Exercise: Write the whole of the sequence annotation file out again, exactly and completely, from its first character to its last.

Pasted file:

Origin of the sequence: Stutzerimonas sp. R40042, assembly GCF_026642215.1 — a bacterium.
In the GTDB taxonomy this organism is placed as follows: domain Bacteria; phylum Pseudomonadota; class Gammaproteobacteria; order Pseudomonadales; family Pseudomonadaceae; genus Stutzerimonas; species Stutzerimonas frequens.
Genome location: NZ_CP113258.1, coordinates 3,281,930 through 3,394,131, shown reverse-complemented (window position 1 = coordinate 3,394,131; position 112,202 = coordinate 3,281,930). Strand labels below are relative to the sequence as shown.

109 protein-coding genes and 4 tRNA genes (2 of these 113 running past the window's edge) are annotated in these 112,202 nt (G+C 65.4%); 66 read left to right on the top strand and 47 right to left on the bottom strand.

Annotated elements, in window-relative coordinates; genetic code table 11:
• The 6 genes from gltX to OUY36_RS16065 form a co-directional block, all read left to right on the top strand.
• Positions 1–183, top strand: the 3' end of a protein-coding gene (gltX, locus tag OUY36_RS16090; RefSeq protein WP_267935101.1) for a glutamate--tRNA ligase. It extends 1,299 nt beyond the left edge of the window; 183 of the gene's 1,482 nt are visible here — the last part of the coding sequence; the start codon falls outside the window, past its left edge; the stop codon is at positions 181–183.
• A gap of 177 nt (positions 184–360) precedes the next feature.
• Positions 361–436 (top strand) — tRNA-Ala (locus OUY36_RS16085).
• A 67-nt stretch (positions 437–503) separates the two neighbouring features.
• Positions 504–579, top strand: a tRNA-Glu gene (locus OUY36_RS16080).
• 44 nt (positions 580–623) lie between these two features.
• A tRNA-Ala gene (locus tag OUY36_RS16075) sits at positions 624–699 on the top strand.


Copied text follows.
Origin of the sequence: Stutzerimonas sp. R40042, assembly GCF_026642215.1 — a bacterium.
In the GTDB taxonomy this organism is placed as follows: domain Bacteria; phylum Pseudomonadota; class Gammaproteobacteria; order Pseudomonadales; family Pseudomonadaceae; genus Stutzerimonas; species Stutzerimonas frequens.
Genome location: NZ_CP113258.1, coordinates 3,281,930 through 3,394,131, shown reverse-complemented (window position 1 = coordinate 3,394,131; position 112,202 = coordinate 3,281,930). Strand labels below are relative to the sequence as shown.

109 protein-coding genes and 4 tRNA genes (2 of these 113 running past the window's edge) are annotated in these 112,202 nt (G+C 65.4%); 66 read left to right on the top strand and 47 right to left on the bottom strand.

Annotated elements, in window-relative coordinates; genetic code table 11:
• The 6 genes from gltX to OUY36_RS16065 form a co-directional block, all read left to right on the top strand.
• Positions 1–183, top strand: the 3' end of a protein-coding gene (gltX, locus tag OUY36_RS16090; RefSeq protein WP_267935101.1) for a glutamate--tRNA ligase. It extends 1,299 nt beyond the left edge of the window; 183 of the gene's 1,482 nt are visible here — the last part of the coding sequence; the start codon falls outside the window, past its left edge; the stop codon is at positions 181–183.
• A gap of 177 nt (positions 184–360) precedes the next feature.
• Positions 361–436 (top strand) — tRNA-Ala (locus OUY36_RS16085).
• A 67-nt stretch (positions 437–503) separates the two neighbouring features.
• Positions 504–579, top strand: a tRNA-Glu gene (locus OUY36_RS16080).
• 44 nt (positions 580–623) lie between these two features.
• A tRNA-Ala gene (locus tag OUY36_RS16075) sits at positions 624–699 on the top strand.